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Obesity costing NHS in Bucks £63.8 million
DISEASES related to obesity are costing the NHS in Bucks £63.8 million, a study has shown.
The research also warns that physical inactivity directly costs healthcare services in Buckinghamshire over £6.3 million per year.
Four in five adults in Bucks do not exercise enough, with more than a quarter not doing any at all, the report said.
The assessment of the health and well being of the county's residents also estimates that more than 60 per cent are overweight or obese, with 21 per cent defined as the latter.
Obesity has been identified as one of the most important preventable challenges to health, second only to smoking.
Eighty per cent of Bucks men and women do not take part in enough physical activity to meet the levels recommended by the Chief Medical Officer - that is 150 minutes per week - said the report. The figure is measured as 30 minutes of moderate intensity activity at least five times a week.
And 27 per cent are not taking part in any sport or active recreation during an average week.
The findings are part of the newly published Joint Strategic Needs Assessment, with research compiled by Bucks County Council, the NHS and the district councils.
Lesley Manning, Public Health Practitioner, for Buckinghamshire County Council, who authored the report, wrote: "The direct cost of physical inactivity to Buckinghamshire PCT alone is estimated to be £6.4 million per year with the largest cost (£3.6 million) attributable to the UK’s single biggest killer disease - coronary heart disease.
"The number of people killed by diseases attributable to inactivity is similar to the number killed by smoking. Increasing physical activity levels has been shown to reduce the risk of an early death by 20 - 30 per cent.
"Being active benefits both physical health and mental wellbeing. It prevents the development of many conditions including heart disease, stroke, type 2 diabetes and hip fracture by up to 35 per cent, osteoarthritis by 80 per cent, some cancers by 20-30 per cent, as well as reducing the risk of depression, Alzheimer’s disease, and helping to maintain a healthy weight."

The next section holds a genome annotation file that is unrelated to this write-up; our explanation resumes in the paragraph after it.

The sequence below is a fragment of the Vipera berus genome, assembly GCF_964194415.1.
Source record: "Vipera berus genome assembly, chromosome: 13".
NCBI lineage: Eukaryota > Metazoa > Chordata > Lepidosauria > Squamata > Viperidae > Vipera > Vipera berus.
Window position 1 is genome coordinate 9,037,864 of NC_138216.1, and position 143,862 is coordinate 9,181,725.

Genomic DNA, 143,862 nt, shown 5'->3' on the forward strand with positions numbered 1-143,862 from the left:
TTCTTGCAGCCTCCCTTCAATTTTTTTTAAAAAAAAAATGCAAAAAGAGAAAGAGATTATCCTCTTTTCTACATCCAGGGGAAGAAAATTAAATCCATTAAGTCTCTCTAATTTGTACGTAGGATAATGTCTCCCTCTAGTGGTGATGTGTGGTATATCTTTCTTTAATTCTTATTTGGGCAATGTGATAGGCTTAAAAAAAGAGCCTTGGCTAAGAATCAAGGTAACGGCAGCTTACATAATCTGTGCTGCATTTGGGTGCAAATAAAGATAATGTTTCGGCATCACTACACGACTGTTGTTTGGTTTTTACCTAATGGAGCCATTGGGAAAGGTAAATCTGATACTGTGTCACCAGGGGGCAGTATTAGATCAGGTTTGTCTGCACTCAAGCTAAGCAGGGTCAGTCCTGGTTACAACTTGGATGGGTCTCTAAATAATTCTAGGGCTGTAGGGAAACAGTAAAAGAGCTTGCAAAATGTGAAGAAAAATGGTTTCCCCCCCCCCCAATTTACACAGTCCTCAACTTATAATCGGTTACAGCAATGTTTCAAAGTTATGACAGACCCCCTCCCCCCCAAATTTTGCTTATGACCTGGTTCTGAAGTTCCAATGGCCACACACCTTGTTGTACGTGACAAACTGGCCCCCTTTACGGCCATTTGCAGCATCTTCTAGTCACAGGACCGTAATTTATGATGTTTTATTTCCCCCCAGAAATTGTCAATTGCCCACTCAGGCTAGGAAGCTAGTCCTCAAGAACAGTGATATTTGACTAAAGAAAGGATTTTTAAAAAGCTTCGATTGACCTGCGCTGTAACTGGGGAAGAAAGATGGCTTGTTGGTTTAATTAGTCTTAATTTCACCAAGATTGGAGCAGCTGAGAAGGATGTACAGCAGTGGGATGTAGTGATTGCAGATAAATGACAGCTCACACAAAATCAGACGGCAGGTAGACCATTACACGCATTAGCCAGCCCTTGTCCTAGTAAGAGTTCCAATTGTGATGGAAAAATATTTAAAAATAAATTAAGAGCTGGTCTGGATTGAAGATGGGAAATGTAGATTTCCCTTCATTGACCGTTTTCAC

The study reported that physical activity levels in Bucks adults remain unchanged since a 2005 survey.
It noted a number of services or schemes set up in Bucks to improve exercise take up, including Simply Walk, which had 1,370 registered walkers in 2012 and Reactivate Bucks, a campaign and web and phone-based database of activity opportunities and facilitated projects to encourage activity in Buckinghamshire.
Over 200,000 contacts and 20,000 new people have undertaken a return to sport or ‘give it a go’ taster course of six to eight weeks since January 2010.
Other areas of health in the report
- Approximately 65,000 smokers aged 18 or above in Bucks
- That is 16 per cent of the population, which is lower than the England average of 21 per cent.
- Prevalence slightly higher in Wycombe District Council area than others - 17 per cent
- In 2011/12, people from routine and manual occupations made up 17 per cent of people who successfully quit smoking with NHS smoking cessation support services in Buckinghamshire, compared to 31 per cent of successful quitters from managerial and professional occupations.
- In Buckinghamshire the picture, whilst still a matter for concern, is better than the national one, the report said.
-But total alcohol-related admissions in Buckinghamshire were estimated to have cost the NHS £25.8m in 2010/11 including estimates for A&E, inpatient and outpatient activity.
- The bulk of costs was for inpatient admissions. It was estimated that the cost of these admissions was about £15.5million.
- Of these admissions 1,024 (14 per cent) were wholly attributable to alcohol at an estimated cost of £2.1m and 6,293 (86 per cent) were partly attributable to alcohol, at an estimated cost £13.4m.
-Buckinghamshire has lower than the national average of opiate and crack users with a rate of 4.7 per 1,000 compared to a national rate of 8.9.
- There is a lower injecting rate at 0.9 per 1000 (national 3.0).
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